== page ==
I truly believe that we are more stressed now than we have ever been. Let's be honest it has been a rollercoaster of a ride since 2020!
Many of us are still feeling the after affects of covid and the pandemic fatigue it caused.
Yes, many of us have tried to get back to normal life after covid, but the cost of living crisis and living in the aftermath of a pandemic hasn't helped our stress levels.
Like everyone during this time of the year, my “to do list” increases tenfold. Unsurprisingly, that level of stress can really wreak havoc with your sleep.
Of course, worry isn’t the only reason you might find yourself awake in the wee small hours, and I would definitely recommend keeping a log of your sleep issues so you can help identify the cause.
Whatever it is that’s keeping you up at night, here are my top tips for trying to get back to a restful sleep.
If you wake during the night feeling hungry, then it's time to have a look at your diet. In the third blog in my sleep series, Alice Godfrey recommends getting more magnesium and protein in your diet and, some of you won’t want to hear this, but she also outlines the benefits of cutting down on sugar. It really can make a huge difference. I am a big fan of magnesium as it helps with achy muscles. Night time baths are great for soothing the body, just be careful not to make the water too hot. If you'd like to add essential oils to your magnesium bath, have a read of my blog on essential oils to help you relax and sleep.
Do you wake up every night between 2 and 3am, thinking about all the things you still have to do or replaying the things you haven’t achieved? Well, then it's time to figure out how to leave your stresses at the door. Try using a daily planner to write down all the things you need to do before heading to bed. I would also recommend meditation before bed. That might sound daunting, but it really can be as simple as concentrating on your breathing or trying a bit of yoga nidra, which I love. I use yoga nidra if I wake up during the night or if I have a lot on my mind before bed. I also like to use it if I haven't managed to get a good night's sleep. If you want to learn more about this practice, there’s some great advice on the Nourish app. But if you’d prefer a great class, try U Can Yoga with Paula Hines, who teaches the practice in her workshops and has downloadable recordings you can buy from her website.
I spent one very long year living next to a group of young people who liked to scream and party most nights, even at the height of the second lockdown. I'd be in a deep sleep, only to be woken by their nightly fun. Finally, I decided to invest in a great pair of Bluetooth headphones and to keep a few essential oil blends by my bed. My favourites always have a little Neroli in them. Neroli is an expensive oil, but a little goes a long way. I am also a fan of Sweet Orange oil, which I like to mix with Sweet Marjoram, Geranium or some Frankincense.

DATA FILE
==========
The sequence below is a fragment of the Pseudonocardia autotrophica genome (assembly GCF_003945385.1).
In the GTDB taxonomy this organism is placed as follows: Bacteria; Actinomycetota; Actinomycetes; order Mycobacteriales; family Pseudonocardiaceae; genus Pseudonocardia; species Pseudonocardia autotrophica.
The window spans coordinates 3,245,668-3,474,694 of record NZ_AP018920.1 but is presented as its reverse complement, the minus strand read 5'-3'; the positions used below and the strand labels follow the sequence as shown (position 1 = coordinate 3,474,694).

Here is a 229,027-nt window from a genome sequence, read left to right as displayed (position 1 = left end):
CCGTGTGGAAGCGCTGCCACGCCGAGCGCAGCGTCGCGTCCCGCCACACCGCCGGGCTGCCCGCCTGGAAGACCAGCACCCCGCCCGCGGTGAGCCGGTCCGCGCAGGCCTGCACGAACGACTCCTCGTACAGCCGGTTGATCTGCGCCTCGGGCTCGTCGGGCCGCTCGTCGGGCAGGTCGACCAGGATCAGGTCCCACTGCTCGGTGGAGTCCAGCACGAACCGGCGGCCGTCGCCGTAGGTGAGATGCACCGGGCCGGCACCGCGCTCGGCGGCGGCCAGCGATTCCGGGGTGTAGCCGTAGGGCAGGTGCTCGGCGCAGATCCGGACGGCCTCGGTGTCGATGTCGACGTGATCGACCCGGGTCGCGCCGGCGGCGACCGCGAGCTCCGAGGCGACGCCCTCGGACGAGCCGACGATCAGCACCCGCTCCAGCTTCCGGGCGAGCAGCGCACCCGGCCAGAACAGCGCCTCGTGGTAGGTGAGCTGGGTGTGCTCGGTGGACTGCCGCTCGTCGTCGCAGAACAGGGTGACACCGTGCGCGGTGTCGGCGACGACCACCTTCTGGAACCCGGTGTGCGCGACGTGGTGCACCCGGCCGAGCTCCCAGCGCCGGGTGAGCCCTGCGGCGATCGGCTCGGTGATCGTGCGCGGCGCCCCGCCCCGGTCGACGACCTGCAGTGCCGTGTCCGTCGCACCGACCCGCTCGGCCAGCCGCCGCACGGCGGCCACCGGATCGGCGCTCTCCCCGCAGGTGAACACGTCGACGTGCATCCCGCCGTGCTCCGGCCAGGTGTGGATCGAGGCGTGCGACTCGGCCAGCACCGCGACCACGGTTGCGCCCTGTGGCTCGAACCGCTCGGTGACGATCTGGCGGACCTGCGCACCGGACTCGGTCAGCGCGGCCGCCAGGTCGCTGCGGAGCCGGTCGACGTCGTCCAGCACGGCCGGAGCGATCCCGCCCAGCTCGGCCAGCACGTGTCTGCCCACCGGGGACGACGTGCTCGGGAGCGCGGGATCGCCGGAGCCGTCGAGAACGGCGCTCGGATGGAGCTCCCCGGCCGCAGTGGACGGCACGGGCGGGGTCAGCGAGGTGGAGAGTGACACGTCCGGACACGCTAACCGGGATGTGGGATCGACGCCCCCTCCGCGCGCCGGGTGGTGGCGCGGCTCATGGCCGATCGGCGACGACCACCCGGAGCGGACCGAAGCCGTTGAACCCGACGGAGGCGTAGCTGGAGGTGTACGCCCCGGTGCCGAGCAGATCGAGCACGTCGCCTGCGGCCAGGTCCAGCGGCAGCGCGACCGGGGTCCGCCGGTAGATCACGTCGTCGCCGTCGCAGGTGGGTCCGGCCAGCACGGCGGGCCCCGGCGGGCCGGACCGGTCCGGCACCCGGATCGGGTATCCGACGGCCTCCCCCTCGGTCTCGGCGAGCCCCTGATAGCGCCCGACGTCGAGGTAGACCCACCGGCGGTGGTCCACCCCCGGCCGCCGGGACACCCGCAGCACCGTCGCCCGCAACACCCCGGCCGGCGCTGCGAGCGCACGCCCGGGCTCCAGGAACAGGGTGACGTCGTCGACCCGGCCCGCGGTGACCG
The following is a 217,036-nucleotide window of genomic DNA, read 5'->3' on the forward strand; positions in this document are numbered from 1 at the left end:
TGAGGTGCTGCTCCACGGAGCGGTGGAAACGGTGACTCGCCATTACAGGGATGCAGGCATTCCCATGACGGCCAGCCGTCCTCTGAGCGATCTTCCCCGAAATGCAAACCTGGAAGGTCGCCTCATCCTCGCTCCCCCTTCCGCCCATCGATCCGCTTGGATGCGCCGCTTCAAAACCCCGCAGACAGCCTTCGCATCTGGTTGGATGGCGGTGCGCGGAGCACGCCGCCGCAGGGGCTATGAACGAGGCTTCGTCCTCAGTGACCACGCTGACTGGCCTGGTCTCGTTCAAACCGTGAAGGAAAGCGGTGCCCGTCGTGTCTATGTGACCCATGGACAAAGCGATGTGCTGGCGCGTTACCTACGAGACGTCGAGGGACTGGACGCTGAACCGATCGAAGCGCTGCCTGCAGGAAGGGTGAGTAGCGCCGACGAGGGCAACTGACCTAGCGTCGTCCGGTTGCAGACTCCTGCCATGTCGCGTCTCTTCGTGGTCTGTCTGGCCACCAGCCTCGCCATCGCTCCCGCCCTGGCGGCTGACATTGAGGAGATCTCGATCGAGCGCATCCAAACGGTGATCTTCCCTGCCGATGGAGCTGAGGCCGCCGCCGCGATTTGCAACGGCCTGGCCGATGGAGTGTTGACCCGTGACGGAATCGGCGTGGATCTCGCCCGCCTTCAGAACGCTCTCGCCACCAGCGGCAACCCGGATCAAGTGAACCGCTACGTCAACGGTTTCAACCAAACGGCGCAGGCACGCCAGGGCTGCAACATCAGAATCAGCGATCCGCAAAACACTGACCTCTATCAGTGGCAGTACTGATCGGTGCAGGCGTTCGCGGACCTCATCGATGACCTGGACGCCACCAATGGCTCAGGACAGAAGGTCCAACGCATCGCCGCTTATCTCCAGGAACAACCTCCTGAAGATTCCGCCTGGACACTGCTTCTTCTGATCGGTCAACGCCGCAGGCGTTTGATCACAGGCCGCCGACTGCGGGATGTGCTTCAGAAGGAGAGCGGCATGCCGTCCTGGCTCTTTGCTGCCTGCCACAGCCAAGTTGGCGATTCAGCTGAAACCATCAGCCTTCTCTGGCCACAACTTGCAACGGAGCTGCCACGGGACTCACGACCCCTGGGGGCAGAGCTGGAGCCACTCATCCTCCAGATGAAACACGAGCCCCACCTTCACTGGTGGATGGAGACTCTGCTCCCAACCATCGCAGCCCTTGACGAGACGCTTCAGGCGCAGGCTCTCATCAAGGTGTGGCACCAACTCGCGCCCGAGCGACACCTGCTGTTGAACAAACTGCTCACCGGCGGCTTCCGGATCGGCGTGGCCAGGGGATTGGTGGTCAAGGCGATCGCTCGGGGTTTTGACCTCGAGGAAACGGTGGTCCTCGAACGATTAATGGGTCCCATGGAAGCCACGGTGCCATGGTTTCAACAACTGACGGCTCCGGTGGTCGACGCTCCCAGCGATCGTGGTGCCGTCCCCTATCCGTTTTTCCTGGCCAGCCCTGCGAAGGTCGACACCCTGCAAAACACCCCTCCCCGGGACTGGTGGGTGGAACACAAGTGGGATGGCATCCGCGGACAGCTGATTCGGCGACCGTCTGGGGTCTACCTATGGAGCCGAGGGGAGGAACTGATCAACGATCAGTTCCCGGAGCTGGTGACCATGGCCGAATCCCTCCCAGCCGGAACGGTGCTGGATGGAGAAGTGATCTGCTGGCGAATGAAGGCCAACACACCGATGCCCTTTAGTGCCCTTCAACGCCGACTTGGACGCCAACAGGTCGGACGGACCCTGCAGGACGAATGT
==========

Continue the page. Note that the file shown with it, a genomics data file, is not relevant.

When I am too tired to move, I always keep my Sweet Dreams rollerball (from my aromatherapy rollerball collections) on the nightstand so its within easy reach. If you like the smell of Lavender, only use a few drops of the essential oil, as too much can leave you feeling wide awake, give you nightmares or very vivid dreams. I remember when I was training to be an Aromatherapist, we spent one class smelling lots of different Lavender variants: none of us slept that night!
Too Hot / Too Cold
Getting the temperature of your room right is so important when you’re trying to ensure a good night's sleep. Cold feet often wake me up at night, so in winter I always warm the foot of my bed with a hot water bottle and keep socks handy. But what if being too hot is the problem? I have heard stories of women having to keep fresh bed sheets nearby, as they sweat through their night clothes and bedding. Some of my clients have also told me that having separate duvets is the key to a happy marriage; pity no one told me this earlier, haha! If night sweats are a problem, then I would recommend keeping a spritz bottle of aromatic waters / hydrolats in a cool bag by your bed. These waters are a byproduct of essential oils. To find out more about how to use them, just get in touch and I’ll be more than happy to help. I have also seen products like chilly pillows advertised: well worth some investigation, I reckon.
Take the tech out of the bedroom.
I've never been a fan of TVs in the bedroom, but I think that they are the least of our worries now that we have laptops, phones, iPads and Kindles. These can all interfere with our sleep. Ideally keep these out of your room, invest in an alarm clock if you rely on your phone as an alarm and, if you decide to go digital with your alarm clock, dim the light on the time or turn it away from you before sleeping. If you do wake up, try not to look at the time, it will only make you stressed, which will then prevent you from falling back to sleep.
Last but not least, I would suggest keeping some sleep aids close to your bed, so if you do wake up, you can get back to sleep quickly. I now have two diffusers at home, and one of them stays permanently in my bedroom. That way it’s handy if I need help to sleep, or feel like I am coming down with a cold. In winter I also keep an extra blanket close by. If I do need to nip downstairs for a hot water bottle or some chamomile tea, I try not to turn on too many lights so I don't disturb my melatonin levels and affect my sleep cycle.
However, I would add that if you have been suffering from insomnia for a long period, it would be best to contact your GP or a sleep specialist. If you are going through a traumatic time, then you might also want to consider enlisting the services of a counsellor.
Whatever it is that works for you, I wish you a good night's sleep!